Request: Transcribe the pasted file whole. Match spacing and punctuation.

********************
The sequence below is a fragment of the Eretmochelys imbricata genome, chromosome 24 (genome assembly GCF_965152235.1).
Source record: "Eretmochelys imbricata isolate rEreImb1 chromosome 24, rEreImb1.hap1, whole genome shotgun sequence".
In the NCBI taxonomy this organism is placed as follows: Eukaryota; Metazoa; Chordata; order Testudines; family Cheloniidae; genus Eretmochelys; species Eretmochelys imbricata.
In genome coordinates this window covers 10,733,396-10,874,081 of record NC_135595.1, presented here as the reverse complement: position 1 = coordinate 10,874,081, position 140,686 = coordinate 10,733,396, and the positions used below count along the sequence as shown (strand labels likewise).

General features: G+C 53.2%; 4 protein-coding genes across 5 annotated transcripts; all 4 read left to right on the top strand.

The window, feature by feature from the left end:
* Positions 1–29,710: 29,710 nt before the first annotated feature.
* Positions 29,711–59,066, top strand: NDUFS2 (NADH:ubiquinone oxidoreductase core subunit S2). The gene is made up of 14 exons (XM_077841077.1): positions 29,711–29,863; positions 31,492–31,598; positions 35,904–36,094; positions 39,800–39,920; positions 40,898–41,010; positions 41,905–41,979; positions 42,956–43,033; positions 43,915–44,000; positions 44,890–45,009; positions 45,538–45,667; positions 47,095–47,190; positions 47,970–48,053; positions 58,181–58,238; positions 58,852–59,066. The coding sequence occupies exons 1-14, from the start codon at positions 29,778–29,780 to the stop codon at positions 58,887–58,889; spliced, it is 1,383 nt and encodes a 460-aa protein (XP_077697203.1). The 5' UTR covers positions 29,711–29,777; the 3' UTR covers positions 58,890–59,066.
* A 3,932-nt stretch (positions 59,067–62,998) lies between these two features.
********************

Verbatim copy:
The sequence below is a fragment of the Eretmochelys imbricata genome, chromosome 24 (genome assembly GCF_965152235.1).
Source record: "Eretmochelys imbricata isolate rEreImb1 chromosome 24, rEreImb1.hap1, whole genome shotgun sequence".
In the NCBI taxonomy this organism is placed as follows: Eukaryota; Metazoa; Chordata; order Testudines; family Cheloniidae; genus Eretmochelys; species Eretmochelys imbricata.
In genome coordinates this window covers 10,733,396-10,874,081 of record NC_135595.1, presented here as the reverse complement: position 1 = coordinate 10,874,081, position 140,686 = coordinate 10,733,396, and the positions used below count along the sequence as shown (strand labels likewise).

General features: G+C 53.2%; 4 protein-coding genes across 5 annotated transcripts; all 4 read left to right on the top strand.

The window, feature by feature from the left end:
* Positions 1–29,710: 29,710 nt before the first annotated feature.
* Positions 29,711–59,066, top strand: NDUFS2 (NADH:ubiquinone oxidoreductase core subunit S2). The gene is made up of 14 exons (XM_077841077.1): positions 29,711–29,863; positions 31,492–31,598; positions 35,904–36,094; positions 39,800–39,920; positions 40,898–41,010; positions 41,905–41,979; positions 42,956–43,033; positions 43,915–44,000; positions 44,890–45,009; positions 45,538–45,667; positions 47,095–47,190; positions 47,970–48,053; positions 58,181–58,238; positions 58,852–59,066. The coding sequence occupies exons 1-14, from the start codon at positions 29,778–29,780 to the stop codon at positions 58,887–58,889; spliced, it is 1,383 nt and encodes a 460-aa protein (XP_077697203.1). The 5' UTR covers positions 29,711–29,777; the 3' UTR covers positions 58,890–59,066.
* A 3,932-nt stretch (positions 59,067–62,998) lies between these two features.